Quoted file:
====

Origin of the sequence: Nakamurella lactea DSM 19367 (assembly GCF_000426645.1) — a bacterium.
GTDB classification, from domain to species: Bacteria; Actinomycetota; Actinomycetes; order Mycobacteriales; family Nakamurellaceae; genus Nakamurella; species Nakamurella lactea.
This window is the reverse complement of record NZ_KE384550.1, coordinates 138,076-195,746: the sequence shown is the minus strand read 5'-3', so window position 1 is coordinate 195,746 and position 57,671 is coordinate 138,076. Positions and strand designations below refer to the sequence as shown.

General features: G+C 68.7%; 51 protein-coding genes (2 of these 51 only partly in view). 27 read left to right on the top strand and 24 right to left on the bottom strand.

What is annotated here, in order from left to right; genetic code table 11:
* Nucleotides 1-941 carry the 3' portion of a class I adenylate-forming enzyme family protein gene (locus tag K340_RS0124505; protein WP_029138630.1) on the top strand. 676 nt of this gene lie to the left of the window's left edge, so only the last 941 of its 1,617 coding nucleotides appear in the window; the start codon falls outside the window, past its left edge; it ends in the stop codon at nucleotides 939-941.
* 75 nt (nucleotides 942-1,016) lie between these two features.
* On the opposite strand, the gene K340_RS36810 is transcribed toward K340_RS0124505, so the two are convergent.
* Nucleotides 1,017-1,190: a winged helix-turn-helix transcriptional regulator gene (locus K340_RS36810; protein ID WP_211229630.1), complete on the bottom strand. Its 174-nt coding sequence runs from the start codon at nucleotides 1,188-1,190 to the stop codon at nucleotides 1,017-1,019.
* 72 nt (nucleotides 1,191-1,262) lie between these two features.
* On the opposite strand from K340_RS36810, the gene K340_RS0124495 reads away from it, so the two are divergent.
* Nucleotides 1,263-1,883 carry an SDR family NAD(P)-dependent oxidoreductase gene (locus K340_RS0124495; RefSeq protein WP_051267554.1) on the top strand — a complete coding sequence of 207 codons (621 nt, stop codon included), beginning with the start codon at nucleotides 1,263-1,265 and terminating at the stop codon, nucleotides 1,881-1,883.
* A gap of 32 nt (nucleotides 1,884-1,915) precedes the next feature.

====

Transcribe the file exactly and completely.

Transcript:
Origin of the sequence: Nakamurella lactea DSM 19367 (assembly GCF_000426645.1) — a bacterium.
GTDB classification, from domain to species: Bacteria; Actinomycetota; Actinomycetes; order Mycobacteriales; family Nakamurellaceae; genus Nakamurella; species Nakamurella lactea.
This window is the reverse complement of record NZ_KE384550.1, coordinates 138,076-195,746: the sequence shown is the minus strand read 5'-3', so window position 1 is coordinate 195,746 and position 57,671 is coordinate 138,076. Positions and strand designations below refer to the sequence as shown.

General features: G+C 68.7%; 51 protein-coding genes (2 of these 51 only partly in view). 27 read left to right on the top strand and 24 right to left on the bottom strand.

What is annotated here, in order from left to right; genetic code table 11:
* Nucleotides 1-941 carry the 3' portion of a class I adenylate-forming enzyme family protein gene (locus tag K340_RS0124505; protein WP_029138630.1) on the top strand. 676 nt of this gene lie to the left of the window's left edge, so only the last 941 of its 1,617 coding nucleotides appear in the window; the start codon falls outside the window, past its left edge; it ends in the stop codon at nucleotides 939-941.
* 75 nt (nucleotides 942-1,016) lie between these two features.
* On the opposite strand, the gene K340_RS36810 is transcribed toward K340_RS0124505, so the two are convergent.
* Nucleotides 1,017-1,190: a winged helix-turn-helix transcriptional regulator gene (locus K340_RS36810; protein ID WP_211229630.1), complete on the bottom strand. Its 174-nt coding sequence runs from the start codon at nucleotides 1,188-1,190 to the stop codon at nucleotides 1,017-1,019.
* 72 nt (nucleotides 1,191-1,262) lie between these two features.
* On the opposite strand from K340_RS36810, the gene K340_RS0124495 reads away from it, so the two are divergent.
* Nucleotides 1,263-1,883 carry an SDR family NAD(P)-dependent oxidoreductase gene (locus K340_RS0124495; RefSeq protein WP_051267554.1) on the top strand — a complete coding sequence of 207 codons (621 nt, stop codon included), beginning with the start codon at nucleotides 1,263-1,265 and terminating at the stop codon, nucleotides 1,881-1,883.
* A gap of 32 nt (nucleotides 1,884-1,915) precedes the next feature.